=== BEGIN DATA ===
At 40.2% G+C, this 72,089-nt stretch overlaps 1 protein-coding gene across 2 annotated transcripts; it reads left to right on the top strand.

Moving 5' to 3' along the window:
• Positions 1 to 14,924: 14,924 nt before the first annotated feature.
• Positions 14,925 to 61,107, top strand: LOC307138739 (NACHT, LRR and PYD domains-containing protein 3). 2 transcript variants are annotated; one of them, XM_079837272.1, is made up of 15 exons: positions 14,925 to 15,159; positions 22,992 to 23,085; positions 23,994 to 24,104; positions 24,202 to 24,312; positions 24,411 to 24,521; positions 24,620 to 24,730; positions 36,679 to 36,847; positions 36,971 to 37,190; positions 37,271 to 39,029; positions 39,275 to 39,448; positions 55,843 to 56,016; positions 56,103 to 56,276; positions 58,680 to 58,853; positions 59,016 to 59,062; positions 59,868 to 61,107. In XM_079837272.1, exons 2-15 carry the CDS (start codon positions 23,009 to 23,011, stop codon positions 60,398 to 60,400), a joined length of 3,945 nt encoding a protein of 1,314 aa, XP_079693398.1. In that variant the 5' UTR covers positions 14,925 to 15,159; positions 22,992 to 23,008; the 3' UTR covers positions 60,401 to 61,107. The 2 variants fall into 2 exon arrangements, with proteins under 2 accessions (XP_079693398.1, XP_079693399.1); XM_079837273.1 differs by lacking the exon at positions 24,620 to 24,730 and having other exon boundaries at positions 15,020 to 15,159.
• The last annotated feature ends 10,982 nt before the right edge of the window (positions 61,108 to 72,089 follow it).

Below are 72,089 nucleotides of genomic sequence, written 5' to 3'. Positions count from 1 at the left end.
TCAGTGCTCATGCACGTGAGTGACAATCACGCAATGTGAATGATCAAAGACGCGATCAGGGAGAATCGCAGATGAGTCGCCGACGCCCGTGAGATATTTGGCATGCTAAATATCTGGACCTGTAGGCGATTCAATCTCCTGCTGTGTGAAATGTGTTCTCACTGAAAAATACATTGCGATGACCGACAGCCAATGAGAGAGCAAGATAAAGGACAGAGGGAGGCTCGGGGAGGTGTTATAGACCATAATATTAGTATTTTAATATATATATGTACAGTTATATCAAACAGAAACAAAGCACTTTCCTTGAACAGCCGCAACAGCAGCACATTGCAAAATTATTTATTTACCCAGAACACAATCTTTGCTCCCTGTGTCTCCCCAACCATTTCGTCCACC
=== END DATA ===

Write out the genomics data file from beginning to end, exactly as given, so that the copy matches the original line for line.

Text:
At 40.2% G+C, this 72,089-nt stretch overlaps 1 protein-coding gene across 2 annotated transcripts; it reads left to right on the top strand.

Moving 5' to 3' along the window:
• Positions 1 to 14,924: 14,924 nt before the first annotated feature.
• Positions 14,925 to 61,107, top strand: LOC307138739 (NACHT, LRR and PYD domains-containing protein 3). 2 transcript variants are annotated; one of them, XM_079837272.1, is made up of 15 exons: positions 14,925 to 15,159; positions 22,992 to 23,085; positions 23,994 to 24,104; positions 24,202 to 24,312; positions 24,411 to 24,521; positions 24,620 to 24,730; positions 36,679 to 36,847; positions 36,971 to 37,190; positions 37,271 to 39,029; positions 39,275 to 39,448; positions 55,843 to 56,016; positions 56,103 to 56,276; positions 58,680 to 58,853; positions 59,016 to 59,062; positions 59,868 to 61,107. In XM_079837272.1, exons 2-15 carry the CDS (start codon positions 23,009 to 23,011, stop codon positions 60,398 to 60,400), a joined length of 3,945 nt encoding a protein of 1,314 aa, XP_079693398.1. In that variant the 5' UTR covers positions 14,925 to 15,159; positions 22,992 to 23,008; the 3' UTR covers positions 60,401 to 61,107. The 2 variants fall into 2 exon arrangements, with proteins under 2 accessions (XP_079693398.1, XP_079693399.1); XM_079837273.1 differs by lacking the exon at positions 24,620 to 24,730 and having other exon boundaries at positions 15,020 to 15,159.
• The last annotated feature ends 10,982 nt before the right edge of the window (positions 61,108 to 72,089 follow it).

Below are 72,089 nucleotides of genomic sequence, written 5' to 3'. Positions count from 1 at the left end.
TCAGTGCTCATGCACGTGAGTGACAATCACGCAATGTGAATGATCAAAGACGCGATCAGGGAGAATCGCAGATGAGTCGCCGACGCCCGTGAGATATTTGGCATGCTAAATATCTGGACCTGTAGGCGATTCAATCTCCTGCTGTGTGAAATGTGTTCTCACTGAAAAATACATTGCGATGACCGACAGCCAATGAGAGAGCAAGATAAAGGACAGAGGGAGGCTCGGGGAGGTGTTATAGACCATAATATTAGTATTTTAATATATATATGTACAGTTATATCAAACAGAAACAAAGCACTTTCCTTGAACAGCCGCAACAGCAGCACATTGCAAAATTATTTATTTACCCAGAACACAATCTTTGCTCCCTGTGTCTCCCCAACCATTTCGTCCACC